Wednesday 14 November, 2018

Hurricanes Florence, Isaac and Helene moving through Atlantic

Hurricanes Florence, Isaac and Helene moving through the Atlantic. Photo courtesy the NHC.

Hurricanes Florence, Isaac and Helene moving through the Atlantic. Photo courtesy the NHC.

There are now three hurricanes active within the Atlantic, according to updates from the US National Hurricane Center.

Hurricanes Florence, Isaac, and Helene are all moving on various paths within the Atlantic, and are being monitored by the NHC and other official weather agencies. 

Updates via the NHC are as follows: 

Category 4 Hurricane Florence heading for US Southern coast

Florence exploded into a potentially catastrophic Category 4 hurricane Monday as it closed in on North and South Carolina, carrying winds up to 130 mph and water that could wreak havoc over a wide stretch of the eastern United States later this week.

The South Carolina governor ordered the state's entire coastline to be evacuated starting at noon Tuesday.

The storm's first effects were already being seen on barrier islands as dangerous rip currents hit beaches and seawater flowed over a state highway. Communities along a stretch of coastline that is vulnerable to rising sea levels due to climate change prepared to evacuate.

The storm's potential path also includes half a dozen nuclear power plants, pits holding coal-ash and other industrial waste, and numerous eastern hog farms that store animal waste in massive open-air lagoons.

By noon Monday, Florence was centered about 1,230 miles (1,985 kilometers) east-southeast of Cape Fear, North Carolina, and moving west at 13 mph (20 kph). Its center will move between Bermuda and the Bahamas on Tuesday and Wednesday and approach the coast of South Carolina or North Carolina on Thursday, the National Hurricane Center said.

Hurricane Isaac continues west toward Windward Islands

In an 11:00 am advisory on Monday, the NHC said there has been little change in strength as the storm continues west toward the Windward Islands.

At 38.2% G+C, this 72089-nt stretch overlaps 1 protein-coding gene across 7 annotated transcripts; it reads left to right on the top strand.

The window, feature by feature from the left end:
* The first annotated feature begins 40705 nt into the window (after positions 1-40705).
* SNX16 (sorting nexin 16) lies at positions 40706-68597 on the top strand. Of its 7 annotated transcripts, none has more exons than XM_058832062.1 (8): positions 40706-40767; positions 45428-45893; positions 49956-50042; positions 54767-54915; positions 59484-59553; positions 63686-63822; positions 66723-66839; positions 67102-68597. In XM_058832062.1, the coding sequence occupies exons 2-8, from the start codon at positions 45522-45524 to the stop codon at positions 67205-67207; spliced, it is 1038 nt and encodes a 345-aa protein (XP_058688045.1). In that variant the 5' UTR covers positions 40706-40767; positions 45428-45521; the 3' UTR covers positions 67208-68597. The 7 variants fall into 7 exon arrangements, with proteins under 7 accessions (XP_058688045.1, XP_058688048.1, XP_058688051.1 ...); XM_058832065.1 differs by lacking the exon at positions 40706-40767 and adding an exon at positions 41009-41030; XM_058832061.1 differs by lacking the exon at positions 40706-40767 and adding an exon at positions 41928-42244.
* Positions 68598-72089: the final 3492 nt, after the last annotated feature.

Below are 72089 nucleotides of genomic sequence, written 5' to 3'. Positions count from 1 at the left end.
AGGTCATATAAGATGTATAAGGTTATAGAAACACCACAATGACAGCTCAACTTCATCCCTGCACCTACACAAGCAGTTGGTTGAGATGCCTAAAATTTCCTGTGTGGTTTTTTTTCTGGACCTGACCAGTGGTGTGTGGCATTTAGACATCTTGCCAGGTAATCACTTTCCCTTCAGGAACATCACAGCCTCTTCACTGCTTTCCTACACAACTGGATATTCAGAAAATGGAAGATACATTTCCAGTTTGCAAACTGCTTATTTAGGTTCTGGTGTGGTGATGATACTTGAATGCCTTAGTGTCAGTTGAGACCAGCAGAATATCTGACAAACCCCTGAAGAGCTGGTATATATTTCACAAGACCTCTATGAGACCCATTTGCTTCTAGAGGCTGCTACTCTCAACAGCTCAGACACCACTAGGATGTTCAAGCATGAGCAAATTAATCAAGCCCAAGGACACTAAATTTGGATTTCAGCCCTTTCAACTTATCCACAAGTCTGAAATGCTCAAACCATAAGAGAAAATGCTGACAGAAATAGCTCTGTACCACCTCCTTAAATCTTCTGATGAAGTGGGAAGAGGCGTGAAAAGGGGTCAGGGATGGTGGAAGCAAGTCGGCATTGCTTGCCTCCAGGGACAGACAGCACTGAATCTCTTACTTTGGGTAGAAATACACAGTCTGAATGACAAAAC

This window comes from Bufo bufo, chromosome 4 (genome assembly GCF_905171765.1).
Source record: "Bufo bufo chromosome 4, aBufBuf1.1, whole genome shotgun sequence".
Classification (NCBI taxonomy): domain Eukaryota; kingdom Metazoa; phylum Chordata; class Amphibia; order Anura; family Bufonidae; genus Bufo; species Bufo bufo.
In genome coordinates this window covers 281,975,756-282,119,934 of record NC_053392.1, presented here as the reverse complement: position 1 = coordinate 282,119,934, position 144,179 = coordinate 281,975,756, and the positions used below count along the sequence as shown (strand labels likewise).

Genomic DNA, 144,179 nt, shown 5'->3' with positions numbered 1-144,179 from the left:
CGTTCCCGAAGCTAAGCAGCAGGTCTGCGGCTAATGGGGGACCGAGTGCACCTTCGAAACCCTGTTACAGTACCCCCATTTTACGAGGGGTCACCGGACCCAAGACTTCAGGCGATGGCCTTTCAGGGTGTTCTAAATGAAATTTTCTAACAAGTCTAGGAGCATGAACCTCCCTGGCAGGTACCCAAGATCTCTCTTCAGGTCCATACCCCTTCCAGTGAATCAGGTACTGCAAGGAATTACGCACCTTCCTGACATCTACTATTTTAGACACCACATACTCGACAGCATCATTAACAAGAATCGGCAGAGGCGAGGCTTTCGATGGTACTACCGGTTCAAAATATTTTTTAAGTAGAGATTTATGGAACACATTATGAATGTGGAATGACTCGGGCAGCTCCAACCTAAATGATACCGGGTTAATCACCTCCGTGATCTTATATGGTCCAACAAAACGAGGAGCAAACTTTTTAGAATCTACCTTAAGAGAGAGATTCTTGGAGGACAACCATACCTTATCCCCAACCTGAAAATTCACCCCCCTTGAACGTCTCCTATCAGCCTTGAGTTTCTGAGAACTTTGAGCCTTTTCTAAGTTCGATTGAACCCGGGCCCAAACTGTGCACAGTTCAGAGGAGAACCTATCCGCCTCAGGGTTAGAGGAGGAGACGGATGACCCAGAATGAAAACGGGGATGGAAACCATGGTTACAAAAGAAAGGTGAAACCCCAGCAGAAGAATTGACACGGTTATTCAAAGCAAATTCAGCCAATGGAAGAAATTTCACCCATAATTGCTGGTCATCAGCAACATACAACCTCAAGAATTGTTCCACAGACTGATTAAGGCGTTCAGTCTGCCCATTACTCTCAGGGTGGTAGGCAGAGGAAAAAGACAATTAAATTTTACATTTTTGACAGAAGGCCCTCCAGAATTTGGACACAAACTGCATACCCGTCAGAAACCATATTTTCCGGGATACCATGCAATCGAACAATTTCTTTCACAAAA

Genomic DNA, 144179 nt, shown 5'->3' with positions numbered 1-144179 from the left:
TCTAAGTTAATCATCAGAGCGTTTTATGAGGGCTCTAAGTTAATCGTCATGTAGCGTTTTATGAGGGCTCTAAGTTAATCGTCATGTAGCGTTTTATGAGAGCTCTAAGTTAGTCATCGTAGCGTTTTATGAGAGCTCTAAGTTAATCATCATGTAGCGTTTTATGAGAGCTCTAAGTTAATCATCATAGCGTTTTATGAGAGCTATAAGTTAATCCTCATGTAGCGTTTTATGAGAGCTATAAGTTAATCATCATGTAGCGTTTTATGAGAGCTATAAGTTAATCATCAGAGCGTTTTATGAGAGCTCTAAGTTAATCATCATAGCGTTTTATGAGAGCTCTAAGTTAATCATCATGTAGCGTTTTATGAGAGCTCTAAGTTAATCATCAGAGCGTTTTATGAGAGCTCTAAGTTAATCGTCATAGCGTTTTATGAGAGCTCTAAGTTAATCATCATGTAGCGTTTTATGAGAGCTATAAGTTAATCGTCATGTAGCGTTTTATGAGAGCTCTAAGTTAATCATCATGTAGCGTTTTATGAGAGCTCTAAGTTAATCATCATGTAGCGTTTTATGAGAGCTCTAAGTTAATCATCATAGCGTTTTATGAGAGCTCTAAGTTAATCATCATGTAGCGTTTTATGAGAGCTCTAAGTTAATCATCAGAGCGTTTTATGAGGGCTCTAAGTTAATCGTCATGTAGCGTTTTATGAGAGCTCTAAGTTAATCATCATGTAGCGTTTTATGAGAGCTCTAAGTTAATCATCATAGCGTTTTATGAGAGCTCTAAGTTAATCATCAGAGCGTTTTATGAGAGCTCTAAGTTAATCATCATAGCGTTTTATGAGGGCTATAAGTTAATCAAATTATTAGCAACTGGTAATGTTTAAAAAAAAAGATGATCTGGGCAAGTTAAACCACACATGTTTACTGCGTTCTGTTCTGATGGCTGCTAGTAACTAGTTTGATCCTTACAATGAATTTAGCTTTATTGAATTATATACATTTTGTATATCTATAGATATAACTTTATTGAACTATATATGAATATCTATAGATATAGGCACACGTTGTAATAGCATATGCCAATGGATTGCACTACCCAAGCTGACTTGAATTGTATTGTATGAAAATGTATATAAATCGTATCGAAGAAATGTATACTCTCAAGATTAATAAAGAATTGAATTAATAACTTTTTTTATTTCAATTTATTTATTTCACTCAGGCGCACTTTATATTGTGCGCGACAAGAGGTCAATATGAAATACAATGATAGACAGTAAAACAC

At 1100 AM AST (1500 UTC), the center of Hurricane Isaac was located near latitude 14.7 North, longitude 43.9 West. Isaac is moving toward the west near 14 mph (22 km/h). 

A westward motion with a slight increase in forward speed is expected through the end of the week. On the forecast track, Isaac should move across the Lesser Antilles and into the eastern Caribbean Sea on Thursday.

Maximum sustained winds are near 75 mph (120 km/h) with higher gusts. Additional strengthening is expected over the next day or two. 

Weakening is forecast to begin by the middle of the week as Isaac approaches the Lesser Antilles.

Hurricane-force winds extend outward up to 10 miles (20 km) from the center and tropical storm-force winds extend outward up to 45 miles (75 km).

The estimated minimum central pressure is 993 mb (29.33 inches).

Interests in the Lesser Antilles should monitor the progress of Isaac.

The Trinidad and Tobago Meteorological Service says Trinidad and Tobago will not be directly affected by Hurricane Isaac, however the islands may be impacted by feeder bands from the storm. 

Citizens are advised to follow the Met Office for updates. 

Hurricane Helene heading west then north, away from Caribbean

Meanwhile as of Monday midday, Hurricane Helene was located near latitude 14.6 North, longitude 30.0 West and continued moving toward the west-northwest near 16 mph (26 km/h).

A west-northwestward motion with a decrease in forward speed is expected through late Tuesday, followed by a turn toward the northwest and then toward the north-northwest on Wednesday and Thursday.

Maximum sustained winds have increased to near 105 mph (165 km/h) with higher gusts. Some additional strengthening is expected today, and Helene is forecast to become a major hurricane by tonight. Steady weakening is forecast to begin by late Tuesday.

Hurricane-force winds extend outward up to 35 miles (55 km) from the center and tropical-storm-force winds extend outward up to 105 miles (165 km).

The estimated minimum central pressure is 974 mb (28.77 inches).

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